Orkambi of Definite Benefit But Risk Evident in Patients Who Can’t Tolerate It, French Study Finds

Orkambi of Definite Benefit But Risk Evident in Patients Who Can’t Tolerate It, French Study Finds

Treatment with Orkambi (lumacaftor/ivacaftor) can effectively improve overall health in adolescents and adults with cystic fibrosis, but its use can be risky for those who do not tolerate the therapy, a study of its use in almost 850 CF patients across France found.

More than 18% of these patients discontinued Orkambi due to respiratory and other side effects, compared to about 5% in clinical trials that led to its approval.

The study, “Real-Life Safety and Effectiveness of Lumacaftor-Ivacaftor in Patients with Cystic Fibrosis,” was published in the American Journal of Respiratory and Critical Care Medicine.

Orkambi was developed by Vertex Pharmaceuticals to address the underlying cause of CF, and restore the activity of the CFTR protein.

Its effectiveness was demonstrated in several clinical trials in patients 12 and older who carried two copies (one inherited from each parent) of the F508del CFTR mutation – the most common cause of CF.

Supported by these results, both the U.S. Food and Drug Administration and the European Medicines Agency approved the use of Orkambi in 2015. Since then, its use has been expanded to include younger groups of children affected by CF.

Recent data collected in real-world assessments of Orkambi’s use, which found higher-than-expected treatment discontinuations, have raised some doubts about its benefits across CF patients.

“[T]he magnitude of effect on percent predicted forced expiratory volume in 1 sec (ppFEV1), the small improvement in nutritional status and the limited use of concomitant treatment for reducing exacerbations have cast doubt on the clinical benefits associated with lumacaftor-ivacaftor,” the study notes.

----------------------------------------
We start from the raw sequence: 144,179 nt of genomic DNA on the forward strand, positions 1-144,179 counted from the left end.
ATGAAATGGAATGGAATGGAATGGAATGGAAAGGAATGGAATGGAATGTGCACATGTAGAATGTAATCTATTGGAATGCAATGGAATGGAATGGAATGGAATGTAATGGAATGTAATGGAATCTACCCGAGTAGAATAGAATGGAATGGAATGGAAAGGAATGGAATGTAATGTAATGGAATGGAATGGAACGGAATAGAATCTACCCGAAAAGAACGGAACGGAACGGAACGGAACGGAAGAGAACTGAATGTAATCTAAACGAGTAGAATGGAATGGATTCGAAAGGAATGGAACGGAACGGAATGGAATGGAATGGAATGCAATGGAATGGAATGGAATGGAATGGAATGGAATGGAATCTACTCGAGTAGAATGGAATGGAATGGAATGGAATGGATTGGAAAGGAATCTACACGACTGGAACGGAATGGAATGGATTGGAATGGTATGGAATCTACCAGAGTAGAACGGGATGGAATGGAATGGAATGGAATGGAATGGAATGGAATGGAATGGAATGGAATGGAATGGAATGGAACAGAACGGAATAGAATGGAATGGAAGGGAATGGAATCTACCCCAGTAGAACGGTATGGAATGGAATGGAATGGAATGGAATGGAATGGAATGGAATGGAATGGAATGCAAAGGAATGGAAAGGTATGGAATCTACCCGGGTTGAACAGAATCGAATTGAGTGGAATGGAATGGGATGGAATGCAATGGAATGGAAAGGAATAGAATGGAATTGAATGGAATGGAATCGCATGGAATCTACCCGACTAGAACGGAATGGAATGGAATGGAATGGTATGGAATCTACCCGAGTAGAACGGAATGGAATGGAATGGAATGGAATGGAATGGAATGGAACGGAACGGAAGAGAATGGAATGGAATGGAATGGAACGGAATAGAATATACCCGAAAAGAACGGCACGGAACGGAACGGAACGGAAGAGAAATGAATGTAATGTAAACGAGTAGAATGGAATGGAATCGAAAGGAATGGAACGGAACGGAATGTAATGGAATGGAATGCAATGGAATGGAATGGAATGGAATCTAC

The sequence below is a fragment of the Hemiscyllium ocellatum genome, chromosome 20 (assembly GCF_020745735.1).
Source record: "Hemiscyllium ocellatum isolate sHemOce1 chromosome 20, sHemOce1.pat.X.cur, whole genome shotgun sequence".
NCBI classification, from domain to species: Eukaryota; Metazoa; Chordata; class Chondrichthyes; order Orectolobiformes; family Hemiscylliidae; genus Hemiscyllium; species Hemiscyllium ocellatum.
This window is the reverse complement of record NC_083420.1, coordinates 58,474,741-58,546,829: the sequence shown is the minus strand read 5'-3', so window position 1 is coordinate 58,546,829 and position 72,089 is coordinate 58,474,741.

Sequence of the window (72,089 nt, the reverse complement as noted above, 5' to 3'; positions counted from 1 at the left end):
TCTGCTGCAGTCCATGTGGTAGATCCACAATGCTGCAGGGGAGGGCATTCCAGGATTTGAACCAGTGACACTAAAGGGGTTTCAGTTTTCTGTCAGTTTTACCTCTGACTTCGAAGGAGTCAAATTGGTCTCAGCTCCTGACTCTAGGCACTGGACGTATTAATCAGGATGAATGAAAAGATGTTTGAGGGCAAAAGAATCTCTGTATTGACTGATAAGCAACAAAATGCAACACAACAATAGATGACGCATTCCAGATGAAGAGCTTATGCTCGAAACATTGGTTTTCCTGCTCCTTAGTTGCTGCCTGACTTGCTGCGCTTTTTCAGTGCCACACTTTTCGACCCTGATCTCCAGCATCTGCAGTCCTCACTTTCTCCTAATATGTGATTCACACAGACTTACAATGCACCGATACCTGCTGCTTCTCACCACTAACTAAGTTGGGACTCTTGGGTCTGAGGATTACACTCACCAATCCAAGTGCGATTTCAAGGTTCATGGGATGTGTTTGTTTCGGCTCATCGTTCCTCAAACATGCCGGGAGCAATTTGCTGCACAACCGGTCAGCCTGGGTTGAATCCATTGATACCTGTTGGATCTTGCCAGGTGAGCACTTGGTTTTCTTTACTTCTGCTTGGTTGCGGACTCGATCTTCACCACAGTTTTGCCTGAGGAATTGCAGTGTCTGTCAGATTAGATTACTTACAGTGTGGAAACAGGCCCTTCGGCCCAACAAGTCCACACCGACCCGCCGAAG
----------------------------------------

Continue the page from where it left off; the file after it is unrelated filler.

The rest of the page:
Researchers in France reviewed health outcomes in 845 CF patients — 292 teenagers and 553 adults — treated with Orkambi and followed for one year at 47 CF centers across that country. All started with the treatment between Jan. 1 and Dec. 31, 2016, and were examined at initiation and again one, three, six and 12 months later. Their weight and ppFEV1 — the amount of air forcibly exhaled in one second — were among changes recorded.

Over that year, 641 patients (75.6%) continued with Orkambi, while 39 (4.6%) stopped then restarted with it (intermittent treatment), and 154 (18.2%) stopped it completely (discontinued treatment).

More adults discontinued using Orkambi (23.5%) than did adolescents (8.2%). The two main reasons for fully or temporarily stopping were respiratory difficulties and non-respiratory issues like digestive problems, fatigue and headache.

Analysis found better lung function, as measured by ppFEV1, with an “absolute change” of 2.7% in ppFEV1 recorded, among patients who continued to use Orkambi

Better lung health was noted in both continuous-use patients (a 3.67% improvement in ppFEV1), and those stopped but returned to the therapy (a 2.36% improvement). But in patients who discontinued Orkambi’s use because of adverse reactions a decline in lung function was seen, with a worsening in ppFEV1 values — a mean decreased of 1.36% — at 12 months.